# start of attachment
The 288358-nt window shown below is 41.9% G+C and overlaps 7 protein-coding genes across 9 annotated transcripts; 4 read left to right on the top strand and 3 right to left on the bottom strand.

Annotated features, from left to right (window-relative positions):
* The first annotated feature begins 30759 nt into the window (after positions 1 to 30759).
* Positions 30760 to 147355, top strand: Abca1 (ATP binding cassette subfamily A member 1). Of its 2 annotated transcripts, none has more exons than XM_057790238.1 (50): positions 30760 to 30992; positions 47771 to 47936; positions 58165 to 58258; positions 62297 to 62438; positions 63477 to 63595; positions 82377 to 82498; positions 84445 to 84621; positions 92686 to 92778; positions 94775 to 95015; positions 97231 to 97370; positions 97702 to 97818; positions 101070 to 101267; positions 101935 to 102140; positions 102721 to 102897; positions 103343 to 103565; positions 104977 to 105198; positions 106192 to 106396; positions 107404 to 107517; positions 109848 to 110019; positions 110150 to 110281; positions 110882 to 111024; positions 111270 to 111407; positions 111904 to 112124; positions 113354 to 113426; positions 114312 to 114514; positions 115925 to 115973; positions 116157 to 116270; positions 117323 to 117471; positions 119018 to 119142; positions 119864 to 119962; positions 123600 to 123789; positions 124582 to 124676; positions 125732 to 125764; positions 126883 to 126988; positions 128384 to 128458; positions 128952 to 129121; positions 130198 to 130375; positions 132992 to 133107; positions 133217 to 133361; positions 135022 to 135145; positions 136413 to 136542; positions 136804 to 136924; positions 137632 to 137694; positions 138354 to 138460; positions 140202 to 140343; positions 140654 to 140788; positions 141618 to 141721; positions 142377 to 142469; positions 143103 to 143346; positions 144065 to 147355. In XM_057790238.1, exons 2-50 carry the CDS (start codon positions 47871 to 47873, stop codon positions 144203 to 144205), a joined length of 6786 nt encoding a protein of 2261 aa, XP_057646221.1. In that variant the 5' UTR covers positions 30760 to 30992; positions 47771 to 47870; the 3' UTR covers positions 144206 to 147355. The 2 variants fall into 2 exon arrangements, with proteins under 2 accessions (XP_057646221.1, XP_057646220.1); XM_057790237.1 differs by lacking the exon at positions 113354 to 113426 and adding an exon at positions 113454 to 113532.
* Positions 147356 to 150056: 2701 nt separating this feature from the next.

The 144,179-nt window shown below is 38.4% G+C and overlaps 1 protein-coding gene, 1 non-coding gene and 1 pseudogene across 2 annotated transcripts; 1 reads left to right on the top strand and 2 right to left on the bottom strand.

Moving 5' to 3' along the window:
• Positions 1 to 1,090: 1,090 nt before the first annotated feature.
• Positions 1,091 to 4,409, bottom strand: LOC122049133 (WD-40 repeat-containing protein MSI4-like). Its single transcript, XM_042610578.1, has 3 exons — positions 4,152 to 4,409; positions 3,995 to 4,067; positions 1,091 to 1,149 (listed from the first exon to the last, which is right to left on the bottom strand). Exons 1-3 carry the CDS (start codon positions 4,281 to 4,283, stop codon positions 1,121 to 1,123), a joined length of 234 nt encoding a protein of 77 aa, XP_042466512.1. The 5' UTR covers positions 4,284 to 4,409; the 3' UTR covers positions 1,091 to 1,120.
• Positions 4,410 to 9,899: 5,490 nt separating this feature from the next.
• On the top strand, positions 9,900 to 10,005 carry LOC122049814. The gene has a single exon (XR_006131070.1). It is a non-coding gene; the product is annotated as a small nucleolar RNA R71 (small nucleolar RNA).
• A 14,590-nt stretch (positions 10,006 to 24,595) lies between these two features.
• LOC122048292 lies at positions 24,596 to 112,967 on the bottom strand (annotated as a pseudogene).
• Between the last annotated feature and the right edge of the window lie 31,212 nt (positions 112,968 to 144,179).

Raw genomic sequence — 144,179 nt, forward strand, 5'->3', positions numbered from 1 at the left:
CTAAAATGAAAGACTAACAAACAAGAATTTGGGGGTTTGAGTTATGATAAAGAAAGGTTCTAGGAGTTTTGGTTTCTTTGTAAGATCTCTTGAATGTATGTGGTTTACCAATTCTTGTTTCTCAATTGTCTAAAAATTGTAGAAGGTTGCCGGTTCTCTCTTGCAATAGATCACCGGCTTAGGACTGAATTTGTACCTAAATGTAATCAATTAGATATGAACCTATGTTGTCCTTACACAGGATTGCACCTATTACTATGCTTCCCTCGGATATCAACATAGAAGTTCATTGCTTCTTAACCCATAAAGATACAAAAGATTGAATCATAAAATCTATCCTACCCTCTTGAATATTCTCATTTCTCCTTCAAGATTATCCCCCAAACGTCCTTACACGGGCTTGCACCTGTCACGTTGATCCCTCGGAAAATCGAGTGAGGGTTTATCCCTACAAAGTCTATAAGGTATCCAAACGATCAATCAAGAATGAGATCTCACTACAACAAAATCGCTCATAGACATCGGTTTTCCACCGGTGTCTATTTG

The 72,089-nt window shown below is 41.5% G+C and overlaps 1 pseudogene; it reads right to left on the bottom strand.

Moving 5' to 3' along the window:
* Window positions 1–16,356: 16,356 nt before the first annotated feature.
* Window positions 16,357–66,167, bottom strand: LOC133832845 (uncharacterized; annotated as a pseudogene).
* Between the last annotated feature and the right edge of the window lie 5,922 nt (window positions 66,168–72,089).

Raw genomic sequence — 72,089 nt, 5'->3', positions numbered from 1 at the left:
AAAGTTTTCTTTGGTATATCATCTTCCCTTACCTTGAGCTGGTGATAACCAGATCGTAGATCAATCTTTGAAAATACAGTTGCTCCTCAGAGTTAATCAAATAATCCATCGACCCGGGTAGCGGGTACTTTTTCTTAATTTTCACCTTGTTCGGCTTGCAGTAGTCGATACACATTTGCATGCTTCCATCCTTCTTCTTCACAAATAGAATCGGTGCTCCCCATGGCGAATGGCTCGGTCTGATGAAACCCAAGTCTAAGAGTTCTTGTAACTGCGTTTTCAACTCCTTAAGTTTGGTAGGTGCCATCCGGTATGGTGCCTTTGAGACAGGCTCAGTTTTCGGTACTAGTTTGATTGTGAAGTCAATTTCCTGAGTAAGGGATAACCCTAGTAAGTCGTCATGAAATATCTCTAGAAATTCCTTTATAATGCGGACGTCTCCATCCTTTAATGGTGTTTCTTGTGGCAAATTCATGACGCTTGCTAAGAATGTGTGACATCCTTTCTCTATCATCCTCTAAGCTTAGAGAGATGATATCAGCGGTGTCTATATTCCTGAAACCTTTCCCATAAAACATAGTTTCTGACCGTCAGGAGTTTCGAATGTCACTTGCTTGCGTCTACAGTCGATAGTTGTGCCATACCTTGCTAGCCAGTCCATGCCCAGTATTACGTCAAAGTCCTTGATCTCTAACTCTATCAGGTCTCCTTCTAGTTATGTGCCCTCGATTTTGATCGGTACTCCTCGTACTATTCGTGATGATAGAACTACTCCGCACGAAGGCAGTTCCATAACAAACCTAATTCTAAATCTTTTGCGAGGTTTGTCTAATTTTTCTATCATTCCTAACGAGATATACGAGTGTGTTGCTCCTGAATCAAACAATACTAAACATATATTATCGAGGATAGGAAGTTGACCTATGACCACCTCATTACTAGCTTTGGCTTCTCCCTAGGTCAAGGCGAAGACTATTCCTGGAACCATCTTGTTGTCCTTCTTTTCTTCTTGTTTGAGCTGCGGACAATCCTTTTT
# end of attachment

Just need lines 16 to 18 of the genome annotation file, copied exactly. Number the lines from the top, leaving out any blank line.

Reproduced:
CTAAAATGAAAGACTAACAAACAAGAATTTGGGGGTTTGAGTTATGATAAAGAAAGGTTCTAGGAGTTTTGGTTTCTTTGTAAGATCTCTTGAATGTATGTGGTTTACCAATTCTTGTTTCTCAATTGTCTAAAAATTGTAGAAGGTTGCCGGTTCTCTCTTGCAATAGATCACCGGCTTAGGACTGAATTTGTACCTAAATGTAATCAATTAGATATGAACCTATGTTGTCCTTACACAGGATTGCACCTATTACTATGCTTCCCTCGGATATCAACATAGAAGTTCATTGCTTCTTAACCCATAAAGATACAAAAGATTGAATCATAAAATCTATCCTACCCTCTTGAATATTCTCATTTCTCCTTCAAGATTATCCCCCAAACGTCCTTACACGGGCTTGCACCTGTCACGTTGATCCCTCGGAAAATCGAGTGAGGGTTTATCCCTACAAAGTCTATAAGGTATCCAAACGATCAATCAAGAATGAGATCTCACTACAACAAAATCGCTCATAGACATCGGTTTTCCACCGGTGTCTATTTG

The 72,089-nt window shown below is 41.5% G+C and overlaps 1 pseudogene; it reads right to left on the bottom strand.

Moving 5' to 3' along the window: